4. What stages does the relationship between Lise and Erich go through? In what ways does Steeg impact that relationship?

5. Did your attitude towards any of the characters evolve as the novel progressed? Did you find yourself identifying with (or in opposition to) any of them?

6. Do you see any parallels between the stories of the fictional characters in the novel and the historical story against which these play out, and if so what are those parallels?

7. It has been said that the German people were Hitler’s first victims, because of the calamities he led them into. Similarly, do you see the passions or desires of any of the characters in this novel as metaphors for the passions or desires of the German people or the people in the Allied countries, and if so in what way?

8. Does the historical story told in this novel contain any lesson for today’s world? If so, what lesson? If not, why not?

9. If you had been the one to make the decision that faced the Allies on March 7, 1936, what would you have done, and how would you have justified it to your constituency?

10. Do you feel that those Germans who were portrayed in the story as supporting Hitler were portrayed fairly?

11. Do you feel that those Germans who were portrayed in the story as opposing Hitler were portrayed accurately?

12. Do you think there must have been other Germans who joined the Nazi Party and found themselves in the same kind of situation as Erich?

13. A Break in the Storm has attracted notice from two groups, those interested in history and those who are looking for a good story. Which of these aspects of the book drew more of your attention?

Notes From the Author to the Bookclub

No notes at this time.

Book Club Recommendations

Member Reviews

Overall rating:
  "Absorbing WWII character study"by Zebra215 (see profile) 08/28/06

Arnold Simon has effectively given us the history of WWII based upon "players" lives. The history of WWII is personalized, giving the reader an opportunity to view the war based upon individuals, not... (read more)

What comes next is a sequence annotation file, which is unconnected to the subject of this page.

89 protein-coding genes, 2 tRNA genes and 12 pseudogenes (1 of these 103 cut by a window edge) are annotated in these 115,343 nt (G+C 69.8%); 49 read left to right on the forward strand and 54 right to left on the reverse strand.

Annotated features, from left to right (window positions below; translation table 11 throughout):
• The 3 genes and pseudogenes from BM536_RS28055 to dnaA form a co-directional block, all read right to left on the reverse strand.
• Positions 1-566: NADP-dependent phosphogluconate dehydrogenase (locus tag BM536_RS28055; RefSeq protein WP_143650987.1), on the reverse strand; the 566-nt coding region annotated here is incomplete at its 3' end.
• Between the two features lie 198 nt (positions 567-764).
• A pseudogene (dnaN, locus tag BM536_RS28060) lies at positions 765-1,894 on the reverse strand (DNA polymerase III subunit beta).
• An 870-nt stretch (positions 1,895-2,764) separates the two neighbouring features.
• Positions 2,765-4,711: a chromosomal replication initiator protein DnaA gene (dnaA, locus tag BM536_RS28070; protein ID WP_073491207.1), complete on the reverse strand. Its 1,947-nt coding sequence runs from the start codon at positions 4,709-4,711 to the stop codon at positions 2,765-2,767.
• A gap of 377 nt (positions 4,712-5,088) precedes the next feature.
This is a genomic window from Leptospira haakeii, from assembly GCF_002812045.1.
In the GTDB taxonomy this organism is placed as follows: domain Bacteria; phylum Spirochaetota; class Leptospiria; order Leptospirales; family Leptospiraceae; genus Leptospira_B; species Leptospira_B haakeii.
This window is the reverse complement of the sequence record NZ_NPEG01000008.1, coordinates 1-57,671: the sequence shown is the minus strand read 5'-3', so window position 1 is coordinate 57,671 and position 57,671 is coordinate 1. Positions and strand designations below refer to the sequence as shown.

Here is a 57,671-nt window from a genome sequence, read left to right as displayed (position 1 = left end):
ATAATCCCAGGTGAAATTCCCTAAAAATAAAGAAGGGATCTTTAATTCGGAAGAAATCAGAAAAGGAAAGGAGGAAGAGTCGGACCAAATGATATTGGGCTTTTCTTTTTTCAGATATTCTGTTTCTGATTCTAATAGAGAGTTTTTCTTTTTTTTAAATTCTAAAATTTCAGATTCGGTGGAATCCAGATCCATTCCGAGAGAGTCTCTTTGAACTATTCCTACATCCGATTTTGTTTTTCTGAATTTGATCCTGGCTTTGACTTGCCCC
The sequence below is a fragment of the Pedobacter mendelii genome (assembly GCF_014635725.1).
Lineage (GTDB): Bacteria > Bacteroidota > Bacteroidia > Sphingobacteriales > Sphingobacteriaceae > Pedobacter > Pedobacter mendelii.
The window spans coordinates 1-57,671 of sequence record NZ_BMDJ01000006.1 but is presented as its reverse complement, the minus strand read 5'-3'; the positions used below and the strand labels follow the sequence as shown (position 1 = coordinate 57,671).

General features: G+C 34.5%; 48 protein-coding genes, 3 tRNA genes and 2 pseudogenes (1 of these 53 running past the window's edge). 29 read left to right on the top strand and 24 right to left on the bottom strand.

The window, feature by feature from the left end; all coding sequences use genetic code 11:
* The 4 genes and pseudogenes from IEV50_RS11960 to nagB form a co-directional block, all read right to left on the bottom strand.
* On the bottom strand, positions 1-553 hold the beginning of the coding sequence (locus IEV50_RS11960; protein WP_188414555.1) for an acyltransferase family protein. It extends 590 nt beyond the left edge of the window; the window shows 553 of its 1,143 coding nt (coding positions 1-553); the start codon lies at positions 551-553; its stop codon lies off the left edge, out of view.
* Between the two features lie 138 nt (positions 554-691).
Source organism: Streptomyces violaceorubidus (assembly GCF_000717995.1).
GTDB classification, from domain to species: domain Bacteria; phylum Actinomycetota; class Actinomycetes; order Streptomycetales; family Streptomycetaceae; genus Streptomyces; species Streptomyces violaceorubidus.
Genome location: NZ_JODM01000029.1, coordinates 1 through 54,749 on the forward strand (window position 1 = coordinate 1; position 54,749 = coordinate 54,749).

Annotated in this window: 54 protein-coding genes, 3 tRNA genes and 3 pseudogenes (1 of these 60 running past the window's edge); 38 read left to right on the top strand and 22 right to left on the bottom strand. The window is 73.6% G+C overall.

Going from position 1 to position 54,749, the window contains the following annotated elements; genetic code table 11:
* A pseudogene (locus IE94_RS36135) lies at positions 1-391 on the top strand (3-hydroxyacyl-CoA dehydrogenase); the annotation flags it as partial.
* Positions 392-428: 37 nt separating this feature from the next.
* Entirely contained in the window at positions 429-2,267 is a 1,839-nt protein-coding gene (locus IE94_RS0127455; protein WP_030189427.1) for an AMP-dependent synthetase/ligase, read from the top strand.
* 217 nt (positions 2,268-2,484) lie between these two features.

"A great WWII novel"by kcpiekos (see profile) 06/21/06

I enjoyed putting characters to the stories that I have heard from my Dad who grew up in German occupied France during the war. The characters were interesting and overall I thought it was entertaining.... (read more)

  "We thought the book started out great, but had some dislikes"by cmstab (see profile) 04/28/06

Our group felt the opening of the book was excellent in generating an interest in reading on. We also appreciated the description of the events during World War I and the explanation of the Treaty of... (read more)

  "Good information about post WW I Europe, but sometimes difficult to follow."by sachatz (see profile) 08/24/06

The opening of the book was captivating, but it was somewhat confusing jumping from present to past and back again without clear delineation of times. I found myself not very interested in the main characters... (read more)

  "Confusing..."by Isis_2 (see profile) 05/18/06

I received this book and thought it would be very interesting. Instead, I found it extremely confusing. The author jumps scenes and charcters like the little frog jumps cars in the game Le... (read more)

  "I thoroughly enjoyed this book."by kcarlsen (see profile) 04/10/06

I got caught up in the characters and I thought it might be confusing with the times changing but it was easy to follow and entertaining. It was a new look at World War 1 and 2. All in all, it was just... (read more)

  "Excellent Read."by italianprincess (see profile) 03/11/06

Author, Arnold Simon, tackles this subject brilliantly in his novel, "A Break in the Storm". It is a particularly interesting way to learn about this period in history as it approaches the t... (read more)

Rate this book
Remember me

Join the leading website for book clubs with over 35,000 clubs and 20,000 reading guides.



Get free weekly updates on top club picks, book giveaways, author events and more
Please wait...